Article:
The FortiGuard Labs team recently discovered a new platform offering DDoS-for-hire service called “0x-booter.” First appearing on October 17, 2018, 0x-booter is available to anyone who signs up on the website. As shown in the following figures, this service comes with an explicitly defined user interface which enables practically anyone to learn and use the service.
In this report we will take a look at HNS evolution and how it was able to add exploits on a regular basis over the past several months without making headlines.
In September 2016, the Mirai source code was leaked on Hack Forums. Ever since, there has been an explosion of malware targeting IoT devices, each bearing the name of a protagonist found in Japanese anime. FortiGuard Labs has been tracking these IoT botnets in order to provide the best possible protection for our customers.
As we continue to keep track of the latest IoT botnets, the FortiGuard Labs team has seen an increasing number of Mirai variants, thanks to the source code being made public two years ago. Since then, threat actors have been adding their own flavours to the original recipe.
At FortiGuard Labs we were interested in searching out other malware that leverages Mirai code modules. Interestingly, one of the families that showed up in our search was the Hide ‘N Seek (HNS) bot, which was discovered in January of 2018. HNS is a complex botnet that uses P2P to communicate with peers/other infected devices to receive commands. In this article, I will discuss how the Mirai bot code was used in this HNS bot.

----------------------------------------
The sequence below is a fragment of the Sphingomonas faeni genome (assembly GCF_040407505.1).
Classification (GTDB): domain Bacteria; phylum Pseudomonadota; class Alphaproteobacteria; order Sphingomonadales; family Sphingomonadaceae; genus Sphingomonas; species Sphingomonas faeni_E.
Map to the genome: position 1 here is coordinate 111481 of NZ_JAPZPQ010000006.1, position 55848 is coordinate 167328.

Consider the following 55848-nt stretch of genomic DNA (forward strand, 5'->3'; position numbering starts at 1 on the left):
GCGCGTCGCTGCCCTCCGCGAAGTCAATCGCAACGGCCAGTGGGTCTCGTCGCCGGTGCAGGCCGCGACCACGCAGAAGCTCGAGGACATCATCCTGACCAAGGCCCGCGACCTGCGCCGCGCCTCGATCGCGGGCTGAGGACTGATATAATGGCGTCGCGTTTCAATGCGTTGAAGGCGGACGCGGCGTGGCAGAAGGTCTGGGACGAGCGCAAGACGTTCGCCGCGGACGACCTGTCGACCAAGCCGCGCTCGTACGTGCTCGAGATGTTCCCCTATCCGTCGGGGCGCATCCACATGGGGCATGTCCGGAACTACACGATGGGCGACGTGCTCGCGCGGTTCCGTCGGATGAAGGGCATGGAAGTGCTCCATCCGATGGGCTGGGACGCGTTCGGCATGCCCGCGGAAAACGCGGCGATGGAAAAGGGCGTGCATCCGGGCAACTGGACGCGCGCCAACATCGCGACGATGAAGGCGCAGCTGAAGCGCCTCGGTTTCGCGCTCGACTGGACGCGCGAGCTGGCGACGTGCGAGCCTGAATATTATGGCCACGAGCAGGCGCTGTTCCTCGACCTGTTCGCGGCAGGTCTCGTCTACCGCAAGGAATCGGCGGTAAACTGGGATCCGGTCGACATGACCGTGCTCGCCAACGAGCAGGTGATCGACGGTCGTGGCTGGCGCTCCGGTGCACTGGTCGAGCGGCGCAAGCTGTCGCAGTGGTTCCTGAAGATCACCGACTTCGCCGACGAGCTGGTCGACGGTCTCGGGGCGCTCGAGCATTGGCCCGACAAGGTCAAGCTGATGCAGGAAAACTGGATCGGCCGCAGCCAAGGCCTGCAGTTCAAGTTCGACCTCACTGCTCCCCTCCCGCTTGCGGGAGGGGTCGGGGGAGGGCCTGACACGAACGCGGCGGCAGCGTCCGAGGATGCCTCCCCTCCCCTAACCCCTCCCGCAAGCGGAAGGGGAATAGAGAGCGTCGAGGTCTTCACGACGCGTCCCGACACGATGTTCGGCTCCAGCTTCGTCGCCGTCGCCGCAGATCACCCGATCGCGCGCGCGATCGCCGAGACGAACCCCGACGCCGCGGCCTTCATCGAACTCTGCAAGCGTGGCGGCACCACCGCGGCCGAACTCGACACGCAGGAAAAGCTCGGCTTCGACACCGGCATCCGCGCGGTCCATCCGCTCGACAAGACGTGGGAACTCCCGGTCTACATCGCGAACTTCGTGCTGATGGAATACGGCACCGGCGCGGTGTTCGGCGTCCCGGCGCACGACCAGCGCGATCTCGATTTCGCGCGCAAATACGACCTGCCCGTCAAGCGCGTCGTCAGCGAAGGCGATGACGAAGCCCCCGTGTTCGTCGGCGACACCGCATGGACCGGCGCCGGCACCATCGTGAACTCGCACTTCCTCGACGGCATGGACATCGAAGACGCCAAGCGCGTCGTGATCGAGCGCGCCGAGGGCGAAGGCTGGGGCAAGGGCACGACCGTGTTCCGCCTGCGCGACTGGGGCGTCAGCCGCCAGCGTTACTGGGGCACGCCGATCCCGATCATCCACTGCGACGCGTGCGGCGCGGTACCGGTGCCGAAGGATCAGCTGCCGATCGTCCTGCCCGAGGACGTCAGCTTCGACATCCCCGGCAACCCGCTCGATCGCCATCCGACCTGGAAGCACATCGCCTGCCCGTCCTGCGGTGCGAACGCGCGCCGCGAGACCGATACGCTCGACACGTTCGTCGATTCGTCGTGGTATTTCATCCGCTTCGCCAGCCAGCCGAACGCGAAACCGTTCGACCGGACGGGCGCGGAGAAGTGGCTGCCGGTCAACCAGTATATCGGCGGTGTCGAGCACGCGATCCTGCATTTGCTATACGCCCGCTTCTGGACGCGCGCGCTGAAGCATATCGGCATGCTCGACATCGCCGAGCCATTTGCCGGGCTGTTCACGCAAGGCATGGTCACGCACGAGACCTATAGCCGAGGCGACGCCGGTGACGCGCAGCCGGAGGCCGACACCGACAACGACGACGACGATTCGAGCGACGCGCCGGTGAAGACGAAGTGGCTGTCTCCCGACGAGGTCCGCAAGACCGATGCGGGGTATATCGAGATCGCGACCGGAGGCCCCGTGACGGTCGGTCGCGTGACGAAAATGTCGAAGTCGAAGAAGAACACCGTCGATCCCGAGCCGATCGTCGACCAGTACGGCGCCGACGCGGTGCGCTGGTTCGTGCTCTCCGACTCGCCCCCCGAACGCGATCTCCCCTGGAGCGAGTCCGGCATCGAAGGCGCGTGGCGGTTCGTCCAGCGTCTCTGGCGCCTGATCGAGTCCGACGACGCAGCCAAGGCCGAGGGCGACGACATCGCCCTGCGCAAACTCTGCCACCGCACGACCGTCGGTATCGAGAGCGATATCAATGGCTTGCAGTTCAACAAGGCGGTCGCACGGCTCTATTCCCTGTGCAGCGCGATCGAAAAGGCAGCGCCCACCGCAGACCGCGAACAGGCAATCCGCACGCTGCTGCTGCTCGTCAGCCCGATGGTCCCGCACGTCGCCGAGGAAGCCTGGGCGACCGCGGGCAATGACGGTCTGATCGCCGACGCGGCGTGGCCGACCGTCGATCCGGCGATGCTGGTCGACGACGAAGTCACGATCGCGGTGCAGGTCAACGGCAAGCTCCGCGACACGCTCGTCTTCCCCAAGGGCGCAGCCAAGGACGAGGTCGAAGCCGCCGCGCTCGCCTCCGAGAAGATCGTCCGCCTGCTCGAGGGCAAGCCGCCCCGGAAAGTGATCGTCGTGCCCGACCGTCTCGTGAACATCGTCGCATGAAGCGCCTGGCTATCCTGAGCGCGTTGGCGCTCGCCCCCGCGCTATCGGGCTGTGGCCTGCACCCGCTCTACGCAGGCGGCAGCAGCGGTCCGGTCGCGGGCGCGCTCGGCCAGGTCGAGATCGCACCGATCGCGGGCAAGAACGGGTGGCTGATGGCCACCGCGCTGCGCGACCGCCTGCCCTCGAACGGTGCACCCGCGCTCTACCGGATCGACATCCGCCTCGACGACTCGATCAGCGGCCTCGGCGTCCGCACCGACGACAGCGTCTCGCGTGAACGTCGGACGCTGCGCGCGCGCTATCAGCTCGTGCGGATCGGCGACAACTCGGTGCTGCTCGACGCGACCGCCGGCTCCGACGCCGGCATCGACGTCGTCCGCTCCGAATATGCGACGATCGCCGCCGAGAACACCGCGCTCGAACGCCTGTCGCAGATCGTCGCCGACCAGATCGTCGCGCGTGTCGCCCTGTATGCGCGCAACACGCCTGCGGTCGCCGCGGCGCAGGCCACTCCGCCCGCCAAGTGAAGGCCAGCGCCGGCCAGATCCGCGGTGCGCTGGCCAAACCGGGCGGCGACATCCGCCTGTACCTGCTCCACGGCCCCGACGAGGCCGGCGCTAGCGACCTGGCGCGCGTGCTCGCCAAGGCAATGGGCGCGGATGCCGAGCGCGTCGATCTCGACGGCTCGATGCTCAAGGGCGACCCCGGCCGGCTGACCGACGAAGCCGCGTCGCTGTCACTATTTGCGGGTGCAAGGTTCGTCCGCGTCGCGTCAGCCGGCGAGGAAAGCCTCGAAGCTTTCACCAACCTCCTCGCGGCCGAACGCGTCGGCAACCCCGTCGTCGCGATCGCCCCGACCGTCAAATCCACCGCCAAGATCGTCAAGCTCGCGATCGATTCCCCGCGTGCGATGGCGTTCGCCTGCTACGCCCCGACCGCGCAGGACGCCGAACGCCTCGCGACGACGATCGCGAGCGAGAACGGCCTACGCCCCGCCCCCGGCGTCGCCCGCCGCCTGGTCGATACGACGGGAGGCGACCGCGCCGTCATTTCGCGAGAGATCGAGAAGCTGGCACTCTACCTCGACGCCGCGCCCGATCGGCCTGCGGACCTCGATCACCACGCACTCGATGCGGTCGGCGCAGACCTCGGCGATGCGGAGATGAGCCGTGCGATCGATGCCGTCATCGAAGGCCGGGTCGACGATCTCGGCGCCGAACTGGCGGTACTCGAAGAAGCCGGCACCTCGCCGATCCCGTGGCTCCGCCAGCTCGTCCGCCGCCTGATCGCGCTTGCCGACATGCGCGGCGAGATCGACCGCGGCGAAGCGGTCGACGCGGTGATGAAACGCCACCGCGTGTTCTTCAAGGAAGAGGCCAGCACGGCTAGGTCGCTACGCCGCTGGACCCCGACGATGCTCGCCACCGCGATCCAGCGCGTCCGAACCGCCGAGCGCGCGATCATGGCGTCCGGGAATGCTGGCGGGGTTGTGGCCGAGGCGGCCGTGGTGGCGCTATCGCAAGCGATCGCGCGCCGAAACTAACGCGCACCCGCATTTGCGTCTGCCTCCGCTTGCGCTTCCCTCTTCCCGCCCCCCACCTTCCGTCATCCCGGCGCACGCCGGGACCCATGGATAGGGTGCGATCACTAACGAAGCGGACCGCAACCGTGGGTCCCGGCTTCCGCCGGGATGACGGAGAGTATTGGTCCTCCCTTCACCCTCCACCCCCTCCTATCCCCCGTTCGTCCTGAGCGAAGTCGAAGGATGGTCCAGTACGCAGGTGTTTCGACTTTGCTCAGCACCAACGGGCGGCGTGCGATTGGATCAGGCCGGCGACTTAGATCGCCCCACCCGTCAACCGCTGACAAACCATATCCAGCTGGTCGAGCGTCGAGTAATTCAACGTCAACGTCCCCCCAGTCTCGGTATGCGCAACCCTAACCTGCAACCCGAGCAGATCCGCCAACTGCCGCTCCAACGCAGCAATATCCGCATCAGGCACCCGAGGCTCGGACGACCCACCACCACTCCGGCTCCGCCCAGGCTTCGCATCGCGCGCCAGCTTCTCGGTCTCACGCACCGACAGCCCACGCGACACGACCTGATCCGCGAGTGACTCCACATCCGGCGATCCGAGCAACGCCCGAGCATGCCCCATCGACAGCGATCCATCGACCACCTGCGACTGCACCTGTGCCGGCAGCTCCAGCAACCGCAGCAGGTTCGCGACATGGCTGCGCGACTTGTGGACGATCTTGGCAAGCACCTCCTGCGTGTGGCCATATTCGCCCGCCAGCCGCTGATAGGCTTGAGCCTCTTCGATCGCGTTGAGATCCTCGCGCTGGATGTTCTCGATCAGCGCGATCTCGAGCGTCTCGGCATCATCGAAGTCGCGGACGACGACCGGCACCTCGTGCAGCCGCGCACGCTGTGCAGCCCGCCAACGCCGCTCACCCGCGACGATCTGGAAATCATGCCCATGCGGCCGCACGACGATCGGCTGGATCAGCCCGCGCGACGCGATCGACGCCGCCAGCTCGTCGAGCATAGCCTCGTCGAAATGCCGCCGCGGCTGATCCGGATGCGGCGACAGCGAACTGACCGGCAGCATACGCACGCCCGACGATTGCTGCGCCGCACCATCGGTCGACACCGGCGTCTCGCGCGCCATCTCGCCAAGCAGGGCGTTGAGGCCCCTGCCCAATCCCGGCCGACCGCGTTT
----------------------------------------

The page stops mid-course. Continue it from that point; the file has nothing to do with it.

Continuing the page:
We recently received a malware sample recently that had been packed and compiled on Tue Feb 06 2018. After unpacking it, we found that it contained a version of the Dreambot/Ursnif trojan, which had a compilation date of Tue Oct 10 2017, suggesting that existing versions of Dreambot are now being packaged with brand-new droppers.
In preparation for our talk entitled “IoT: Battle of Bots” at the RootedCon Security conference that will be held in Madrid, Spain this March 2018, the FortiGuard Labs team encountered yet another new Mirai variant.
Satori, a Mirai based IoT bot, has been one of the most actively updated exploits in recent months. It is believed that the hacker behind this bot is also the author of other Mirai variants, known as Okiru, and Masuta. FortiGuard Labs researchers recently observed a new Satori version that had added a known exploit chain (one which had been used in the past by the Persirai bot) to enable it to spread to vulnerable devices, particularly, wireless IP cameras that run a vulnerable custom version of the GoAhead web server.